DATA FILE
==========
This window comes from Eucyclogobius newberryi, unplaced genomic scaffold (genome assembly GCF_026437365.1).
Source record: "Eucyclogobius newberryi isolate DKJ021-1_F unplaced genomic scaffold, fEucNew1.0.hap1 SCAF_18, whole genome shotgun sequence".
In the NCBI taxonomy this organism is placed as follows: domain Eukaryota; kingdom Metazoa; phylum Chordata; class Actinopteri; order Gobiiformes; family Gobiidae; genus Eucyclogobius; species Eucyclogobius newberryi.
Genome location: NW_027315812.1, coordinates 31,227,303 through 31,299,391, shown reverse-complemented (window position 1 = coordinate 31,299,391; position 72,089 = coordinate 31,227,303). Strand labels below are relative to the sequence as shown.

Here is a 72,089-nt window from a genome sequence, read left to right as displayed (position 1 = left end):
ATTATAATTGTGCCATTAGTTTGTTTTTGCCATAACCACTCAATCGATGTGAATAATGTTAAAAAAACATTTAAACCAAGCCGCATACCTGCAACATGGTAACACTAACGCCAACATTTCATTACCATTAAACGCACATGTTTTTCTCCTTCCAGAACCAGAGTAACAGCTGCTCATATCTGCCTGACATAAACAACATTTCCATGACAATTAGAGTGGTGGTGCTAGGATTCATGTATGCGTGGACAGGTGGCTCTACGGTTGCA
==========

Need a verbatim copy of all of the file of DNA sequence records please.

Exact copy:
This window comes from Eucyclogobius newberryi, unplaced genomic scaffold (genome assembly GCF_026437365.1).
Source record: "Eucyclogobius newberryi isolate DKJ021-1_F unplaced genomic scaffold, fEucNew1.0.hap1 SCAF_18, whole genome shotgun sequence".
In the NCBI taxonomy this organism is placed as follows: domain Eukaryota; kingdom Metazoa; phylum Chordata; class Actinopteri; order Gobiiformes; family Gobiidae; genus Eucyclogobius; species Eucyclogobius newberryi.
Genome location: NW_027315812.1, coordinates 31,227,303 through 31,299,391, shown reverse-complemented (window position 1 = coordinate 31,299,391; position 72,089 = coordinate 31,227,303). Strand labels below are relative to the sequence as shown.

Here is a 72,089-nt window from a genome sequence, read left to right as displayed (position 1 = left end):
ATTATAATTGTGCCATTAGTTTGTTTTTGCCATAACCACTCAATCGATGTGAATAATGTTAAAAAAACATTTAAACCAAGCCGCATACCTGCAACATGGTAACACTAACGCCAACATTTCATTACCATTAAACGCACATGTTTTTCTCCTTCCAGAACCAGAGTAACAGCTGCTCATATCTGCCTGACATAAACAACATTTCCATGACAATTAGAGTGGTGGTGCTAGGATTCATGTATGCGTGGACAGGTGGCTCTACGGTTGCA